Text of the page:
I looked up at the clock. 11:58. Only two more minutes before the world’s most boring meeting would finally end.
As I started quietly gathering my things, I felt my spirits lift at the thought of my lunch waiting for me in my office. All was good until I heard her voice.
“Can I just say something real quick?” she said.
Oh no, I thought. Not Linda.
Linda was brilliant, kind, and a great asset to the team, but she never said anything “real quick.”
She was notorious for minute-long pauses in between thoughts as she carefully crafted her ideas.
“Uh, Tracy? Your camera is on,” I said quietly.
The rest of the group awkwardly averted their eyes as Tracy fumbled to disable her video. But it was too late. The pink bathrobe, giant bowl of Fruit Loops, and yesterday’s mascara smeared under her eyes seared an image in our brains forever.
Nobody looked at Tracy the same way again.
Hopefully, you’ve never committed this kind of video conference faux pas. But even subtle movements can change the way people see you. Your message is more than the words you use — it’s amplified or destroyed by your body language.
Seven thousand. That’s how many miles separated me and what I used to call home.
Two weeks after landing in New Zealand, I was finally able to slow down long enough to process the enormity of it all. We had just sold everything we owned. Moved across the world with two young children. Navigated our way through a new country as we found a car, home, and furnishings.
After a frantic push to get all the moving pieces into place, the relief from feeling settled was palpable.
We made it, I thought.
But the respite was short-lived. It took only…
Ever play Mad Libs with a second-grader? I’ve been recently doing them with my seven-year-old. And it seems like every fill-in-the-blank is some variation of the word “poop.”
It gets old pretty fast.
Likewise, far too many people are abusing business templates and scripts — giving off a stinky Mad Libs vibe.
Don’t get me wrong — these tools can be great for helping you clarify your mission, ideal customer, and brand story.
But instead of using these templates to help inform their copy, too many entrepreneurs use them as the message itself.
If these scripts are your communication bridge…
“Just grab everything!” I yell from across the room.
I can barely see my husband through the piles of books, clothes, and junk littered over the floor. He wipes the sweat from his forehead and continues packing. We look like a pair of drug cartels fleeing a crime scene as we shove all our possessions frantically into a black, oversized hockey bag.
Tom yells from across the room, “Time?”
“Ten minutes. Shoot. Where are the kids? We have kids, right?”
With a blink of an eye, we are stuffed inside a white passenger van — kids suddenly in tow. Mom’s…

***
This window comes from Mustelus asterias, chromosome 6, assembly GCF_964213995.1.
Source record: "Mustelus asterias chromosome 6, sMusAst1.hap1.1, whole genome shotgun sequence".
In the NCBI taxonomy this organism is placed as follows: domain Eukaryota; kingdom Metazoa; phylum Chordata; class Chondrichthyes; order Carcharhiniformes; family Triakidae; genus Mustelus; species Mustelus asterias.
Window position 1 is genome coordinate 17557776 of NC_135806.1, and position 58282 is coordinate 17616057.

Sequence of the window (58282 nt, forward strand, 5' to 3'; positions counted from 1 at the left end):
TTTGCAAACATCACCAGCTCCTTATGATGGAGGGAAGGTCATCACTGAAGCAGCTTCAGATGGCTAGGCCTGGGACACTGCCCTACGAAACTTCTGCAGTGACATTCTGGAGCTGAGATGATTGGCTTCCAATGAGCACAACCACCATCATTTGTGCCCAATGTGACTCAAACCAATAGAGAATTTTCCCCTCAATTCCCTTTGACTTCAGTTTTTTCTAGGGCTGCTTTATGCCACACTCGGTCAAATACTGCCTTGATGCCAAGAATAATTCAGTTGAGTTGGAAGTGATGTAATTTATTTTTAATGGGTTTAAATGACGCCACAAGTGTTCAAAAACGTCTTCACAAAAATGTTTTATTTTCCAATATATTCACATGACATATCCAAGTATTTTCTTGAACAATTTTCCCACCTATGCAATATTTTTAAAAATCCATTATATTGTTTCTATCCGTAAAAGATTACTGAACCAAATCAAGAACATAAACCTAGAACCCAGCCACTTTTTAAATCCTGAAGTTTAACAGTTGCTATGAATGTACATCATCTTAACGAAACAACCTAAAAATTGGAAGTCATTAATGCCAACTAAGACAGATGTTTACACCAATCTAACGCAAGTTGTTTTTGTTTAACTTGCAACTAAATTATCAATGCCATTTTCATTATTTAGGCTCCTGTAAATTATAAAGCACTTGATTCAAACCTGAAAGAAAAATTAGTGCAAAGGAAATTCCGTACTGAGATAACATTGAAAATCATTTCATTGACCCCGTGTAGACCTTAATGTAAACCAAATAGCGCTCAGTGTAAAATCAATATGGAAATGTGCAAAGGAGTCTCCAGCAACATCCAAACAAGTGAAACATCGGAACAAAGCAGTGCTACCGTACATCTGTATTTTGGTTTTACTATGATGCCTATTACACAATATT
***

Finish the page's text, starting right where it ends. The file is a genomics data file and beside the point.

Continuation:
The blank page. An empty canvas. The moment before creation. Is there anything better?
Yeah, lots of things.
While fresh new starts and endless possibilities are enticing concepts — the reality of creating something out of nothing is hard work. Ideas are plenty until you have to pick one.
It’s even more challenging if you’ve added the extra pressure of creating something (*gulp*) original.
How many times have you felt the thrill of a new idea get crushed because deep down, you know someone else has probably already done it?
Can I share a secret?
There is bliss in freeing…
“He was adorable, but then he opened his mouth.”
I still remember the look of horror on my roommate’s face as she described her blind date.
“Like, at first glance, I was so hopeful. He had a nice smile — smelled great. But as soon as he started talking… ugh. It was like he didn’t know how to be a human being.”
Nobody wants to be described like that.
And it’s not how you want your website described, either.
Technology has made it easier than ever to create beautiful, functioning websites. …
“Can I hire you to organize my life?”
I turned around from my desk to see my coworker standing in my office. I was a full-time faculty member at the same university where I received my bachelor’s degree. Because I went through graduate school quickly, returning as a colleague amongst my used-to-be-professors had its awkward moments.
This was one of them.
I smiled at the woman who had mentored me through several classes only a few years before. She was someone I admired — smart, talented, an expert in the field.
She continued, “I just need some clarity, you know…
One summer during college, I worked as a server at a local restaurant. It was one of those all-you-can-eat salad buffets, which meant my job was less about serving and more about clearing plates and wiping down tables.
One night, after an incredibly long shift, I crawled into bed and closed my eyes, hoping sleep would restore my energy for the next day.
Instead, I spent all night dreaming about wiping tables.
It was a nightmare. Over and over. Wipe, wipe, wipe. The task felt like a never-ending punishment handed down by some psychopathic mythological god. …
A woman’s voice popped my silent bubble. I looked up from my phone to see a tall redhead staring intensely in my direction. She sat down, realizing I hadn’t heard her question, and repeated herself.
“Your problem is that you aren’t organized,” she said bluntly. “You feel scared getting in front of the camera, which is so important in today’s social media world, right?”
It was 2018, and I was at a business conference in New York. …